Joseph Evans: A Veterinarian Veteran
What does it mean to serve? To fight on the front lines; to engage in trench warfare. These are ways many U.S. soldiers served in World War I. But what about soldiers who never left the United States? What about nurses who tended the wounded and the dying? These brave men and women also served our country, and Dr. Joseph Evans is an excellent example of this.
Backstory and Context
Dr. Joseph Henry Evans was born on May 8, 1891, in Genesee, Wisconsin to Henry Owen Evans and Elizabeth Jones Evans. Joseph was one of six children, and one of five that lived to adulthood. His parents, like many people in Wales, were Presbyterian farmers. We know, thanks to the 1900 United States Census, that as a child Joseph attended school with his siblings where he learned to read and write.He likely earned his degree in veterinary surgery at the University of Wisconsin in Madison. After graduating he most likely returned to Waukesha county to find work, as that's where he met his future wife Edith L. Trakel who lived in the apartment above her father’s business, Charles J. Trakel & Son, Mason Contractors on 410 St. Paul Ave.
When the United States joined the war in Europe, Joseph, like many proud Wisconsinites, probably felt that it was his duty to enlist. So, pushing back his engagement he enlisted on June 16, 1917. Joseph, a 25 year old, was older and more educated than the typical 12-23 year old recruit. And thanks to his veterinary skills, Joseph was given the rank of second lieutenant and sent to California, most likely by train, where he worked as a horse inspector on a cavalry training grounds for the entirety of the war. Although Joseph didn’t travel as far as other soldiers, he did leave both his fiancee and the state called home. This could have been the first time he saw the ocean.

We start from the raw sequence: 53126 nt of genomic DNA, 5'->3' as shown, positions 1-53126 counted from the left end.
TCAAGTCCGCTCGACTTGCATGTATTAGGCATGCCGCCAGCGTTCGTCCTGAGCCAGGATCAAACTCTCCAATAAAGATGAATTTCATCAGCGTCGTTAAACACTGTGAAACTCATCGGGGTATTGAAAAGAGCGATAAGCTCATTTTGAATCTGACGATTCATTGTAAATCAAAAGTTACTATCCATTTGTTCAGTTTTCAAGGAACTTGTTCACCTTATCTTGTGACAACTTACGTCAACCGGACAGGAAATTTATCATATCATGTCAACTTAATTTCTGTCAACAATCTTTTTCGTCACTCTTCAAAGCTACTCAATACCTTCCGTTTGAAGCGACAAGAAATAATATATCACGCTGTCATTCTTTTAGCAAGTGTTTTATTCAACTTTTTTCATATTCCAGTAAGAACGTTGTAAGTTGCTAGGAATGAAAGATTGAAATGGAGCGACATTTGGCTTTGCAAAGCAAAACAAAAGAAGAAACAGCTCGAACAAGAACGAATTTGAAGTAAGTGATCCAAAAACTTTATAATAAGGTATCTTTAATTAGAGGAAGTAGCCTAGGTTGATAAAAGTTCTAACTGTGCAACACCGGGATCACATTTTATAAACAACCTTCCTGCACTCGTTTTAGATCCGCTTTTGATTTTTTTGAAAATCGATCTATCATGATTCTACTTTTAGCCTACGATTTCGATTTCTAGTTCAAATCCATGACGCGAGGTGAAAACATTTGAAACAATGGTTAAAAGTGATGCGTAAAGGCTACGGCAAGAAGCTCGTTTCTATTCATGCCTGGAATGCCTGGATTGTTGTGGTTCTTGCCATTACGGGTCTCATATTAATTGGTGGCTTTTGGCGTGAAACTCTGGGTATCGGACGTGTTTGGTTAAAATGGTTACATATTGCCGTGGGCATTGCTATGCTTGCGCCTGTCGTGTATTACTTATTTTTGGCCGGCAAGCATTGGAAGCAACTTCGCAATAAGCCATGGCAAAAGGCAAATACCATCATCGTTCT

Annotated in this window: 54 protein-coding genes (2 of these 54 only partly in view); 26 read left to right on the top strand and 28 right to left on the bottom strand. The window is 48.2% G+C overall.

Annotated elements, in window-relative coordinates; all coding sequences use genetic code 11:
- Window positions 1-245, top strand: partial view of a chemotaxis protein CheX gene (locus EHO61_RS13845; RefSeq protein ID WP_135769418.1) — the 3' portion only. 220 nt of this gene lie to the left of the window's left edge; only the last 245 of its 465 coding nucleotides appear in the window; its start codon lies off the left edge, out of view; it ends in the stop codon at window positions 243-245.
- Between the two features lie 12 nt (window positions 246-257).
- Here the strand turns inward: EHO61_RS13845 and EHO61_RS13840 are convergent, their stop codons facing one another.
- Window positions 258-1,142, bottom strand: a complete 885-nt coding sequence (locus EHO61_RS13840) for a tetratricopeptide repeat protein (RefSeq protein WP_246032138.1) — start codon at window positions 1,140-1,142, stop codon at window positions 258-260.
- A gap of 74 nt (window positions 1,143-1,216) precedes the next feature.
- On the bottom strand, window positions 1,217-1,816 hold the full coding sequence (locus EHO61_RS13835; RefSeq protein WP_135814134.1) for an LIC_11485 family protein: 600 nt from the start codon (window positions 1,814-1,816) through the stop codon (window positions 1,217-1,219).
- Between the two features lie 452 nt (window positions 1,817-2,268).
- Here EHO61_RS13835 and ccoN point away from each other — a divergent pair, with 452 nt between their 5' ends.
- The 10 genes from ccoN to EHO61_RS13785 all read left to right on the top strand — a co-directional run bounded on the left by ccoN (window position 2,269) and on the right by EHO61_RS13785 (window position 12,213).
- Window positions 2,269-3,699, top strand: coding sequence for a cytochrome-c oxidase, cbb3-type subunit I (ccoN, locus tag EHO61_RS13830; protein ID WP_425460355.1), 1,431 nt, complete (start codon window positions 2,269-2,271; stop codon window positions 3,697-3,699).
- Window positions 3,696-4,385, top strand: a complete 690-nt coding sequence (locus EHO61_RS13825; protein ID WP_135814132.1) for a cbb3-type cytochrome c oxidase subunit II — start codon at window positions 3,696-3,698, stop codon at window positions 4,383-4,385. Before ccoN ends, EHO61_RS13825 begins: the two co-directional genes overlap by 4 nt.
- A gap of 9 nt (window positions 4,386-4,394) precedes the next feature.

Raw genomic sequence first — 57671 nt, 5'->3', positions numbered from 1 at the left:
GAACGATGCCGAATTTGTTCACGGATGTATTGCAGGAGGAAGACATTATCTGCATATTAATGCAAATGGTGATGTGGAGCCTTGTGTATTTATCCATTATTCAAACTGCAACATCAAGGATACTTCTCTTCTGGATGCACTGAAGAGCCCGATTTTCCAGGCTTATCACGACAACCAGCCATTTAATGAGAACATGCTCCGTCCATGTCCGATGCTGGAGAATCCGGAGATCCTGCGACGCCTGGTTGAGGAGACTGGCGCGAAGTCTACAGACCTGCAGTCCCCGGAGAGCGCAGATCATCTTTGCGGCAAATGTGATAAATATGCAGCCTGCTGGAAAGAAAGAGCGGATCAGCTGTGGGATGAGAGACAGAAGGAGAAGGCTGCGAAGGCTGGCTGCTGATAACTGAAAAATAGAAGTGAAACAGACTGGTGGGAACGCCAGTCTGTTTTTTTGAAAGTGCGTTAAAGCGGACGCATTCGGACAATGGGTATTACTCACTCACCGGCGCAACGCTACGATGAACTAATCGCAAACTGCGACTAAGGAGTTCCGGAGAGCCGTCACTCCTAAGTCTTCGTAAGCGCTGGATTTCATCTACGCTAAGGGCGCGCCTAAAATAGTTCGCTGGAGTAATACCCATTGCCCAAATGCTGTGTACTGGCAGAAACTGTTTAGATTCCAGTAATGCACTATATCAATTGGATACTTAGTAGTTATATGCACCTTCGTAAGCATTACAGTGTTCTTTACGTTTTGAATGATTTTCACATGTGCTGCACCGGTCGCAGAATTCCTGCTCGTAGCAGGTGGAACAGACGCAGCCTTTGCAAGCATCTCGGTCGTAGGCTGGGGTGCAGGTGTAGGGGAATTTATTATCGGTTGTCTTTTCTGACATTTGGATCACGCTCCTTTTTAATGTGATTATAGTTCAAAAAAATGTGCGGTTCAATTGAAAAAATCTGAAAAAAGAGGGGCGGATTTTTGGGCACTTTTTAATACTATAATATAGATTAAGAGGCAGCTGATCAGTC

Physicians and ministers also enlisted as officers, and like them veterinarians played an important role in the war effort. We can assume, for example, that Joseph’s work made sure that trainees' horses that were healthy and fit. In Europe, Veterinary Corps accompanied both Cavalry and Artillery regiments. Without the vets' work, both types of units would've been less effective.
Six months after Joseph's enlistment, and despite the ongoing war, Edith Trakel and her father Charles joined him in Los Angeles, and on January 14th, 1918, the couple married in what was probably a small ceremony. After the war, Joseph and Edith returned to Genesee, Wisconsin. Joseph joined the Veterinary Surgery practice of Drs. Downing and Lothe at 211 Street in Waukesha. Joseph and Edith lived in the same house for thirty-six years, raising three children: Bernice, Mary and Harry Joseph Evans died at the age of 66 and was buried in the Prairie Home Cemetery in Waukesha.
California State Board of Health. Bureau of Vital Statistics. Marriage License. Familysearch.org. Accessed March 5, 2020. https://www.familysearch.org/ark:/61903/3:1:33SQ-GR95-88J?from=lynx1UIV7&i=176
Coffman, Edward M. The War To End All Wars: The American Military Experience in World War I. New York: Oxford University Press, 1968.
Findagrave.com. Accessed March 5, 2020. https://www.findagrave.com/memorial/52945736/joseph-henry-evans
Obituary of Joseph Evans, Source unknown, May 5, 1958. Waukesha County Museum. Obituary Book: 1950-thru 1959, (A-G).
Pixley, R.B. Wisconsin in the World War. Milwaukee: S.E. Tate Printing Company, 2009.
U.S. Department of Commerce. Bureau of the Census. Twelfth Census of the United States. Familysearch.org. Accessed March 5, 2020. https://www.familysearch.org/ark:/61903/3:1:S3HY-6PS7-Q7P?from=lynx1UIV7&i=9
Waukesha County. Military Service Record of Joseph Evans. Waukesha County Museum.
Wright’s Corporation. Waukesha Directory 1917. Waukesha County Museum.
Photo taken by author at Waukesha County Historical Society and Museum
Picture Taken by author at Waukesha County Historical Society and Museum